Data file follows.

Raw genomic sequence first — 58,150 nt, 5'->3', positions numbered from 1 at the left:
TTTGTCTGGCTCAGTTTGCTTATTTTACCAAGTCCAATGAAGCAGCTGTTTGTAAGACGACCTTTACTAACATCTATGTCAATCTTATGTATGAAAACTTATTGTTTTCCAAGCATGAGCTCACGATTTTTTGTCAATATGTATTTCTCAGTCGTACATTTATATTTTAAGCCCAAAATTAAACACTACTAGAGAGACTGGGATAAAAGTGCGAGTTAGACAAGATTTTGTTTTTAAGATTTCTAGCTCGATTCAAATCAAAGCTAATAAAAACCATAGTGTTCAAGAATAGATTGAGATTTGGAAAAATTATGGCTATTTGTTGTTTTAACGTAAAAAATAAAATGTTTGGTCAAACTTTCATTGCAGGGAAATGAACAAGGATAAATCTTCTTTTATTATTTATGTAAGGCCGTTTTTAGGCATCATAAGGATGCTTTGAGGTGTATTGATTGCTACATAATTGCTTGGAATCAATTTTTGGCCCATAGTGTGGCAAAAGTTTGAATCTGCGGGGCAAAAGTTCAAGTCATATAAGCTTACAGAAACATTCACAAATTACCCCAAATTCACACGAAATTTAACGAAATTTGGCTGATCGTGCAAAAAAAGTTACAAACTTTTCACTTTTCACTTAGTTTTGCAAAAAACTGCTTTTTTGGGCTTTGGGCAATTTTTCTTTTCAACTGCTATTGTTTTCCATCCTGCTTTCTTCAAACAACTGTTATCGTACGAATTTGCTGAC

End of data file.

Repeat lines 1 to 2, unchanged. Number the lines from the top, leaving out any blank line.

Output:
Raw genomic sequence first — 58,150 nt, 5'->3', positions numbered from 1 at the left:
TTTGTCTGGCTCAGTTTGCTTATTTTACCAAGTCCAATGAAGCAGCTGTTTGTAAGACGACCTTTACTAACATCTATGTCAATCTTATGTATGAAAACTTATTGTTTTCCAAGCATGAGCTCACGATTTTTTGTCAATATGTATTTCTCAGTCGTACATTTATATTTTAAGCCCAAAATTAAACACTACTAGAGAGACTGGGATAAAAGTGCGAGTTAGACAAGATTTTGTTTTTAAGATTTCTAGCTCGATTCAAATCAAAGCTAATAAAAACCATAGTGTTCAAGAATAGATTGAGATTTGGAAAAATTATGGCTATTTGTTGTTTTAACGTAAAAAATAAAATGTTTGGTCAAACTTTCATTGCAGGGAAATGAACAAGGATAAATCTTCTTTTATTATTTATGTAAGGCCGTTTTTAGGCATCATAAGGATGCTTTGAGGTGTATTGATTGCTACATAATTGCTTGGAATCAATTTTTGGCCCATAGTGTGGCAAAAGTTTGAATCTGCGGGGCAAAAGTTCAAGTCATATAAGCTTACAGAAACATTCACAAATTACCCCAAATTCACACGAAATTTAACGAAATTTGGCTGATCGTGCAAAAAAAGTTACAAACTTTTCACTTTTCACTTAGTTTTGCAAAAAACTGCTTTTTTGGGCTTTGGGCAATTTTTCTTTTCAACTGCTATTGTTTTCCATCCTGCTTTCTTCAAACAACTGTTATCGTACGAATTTGCTGAC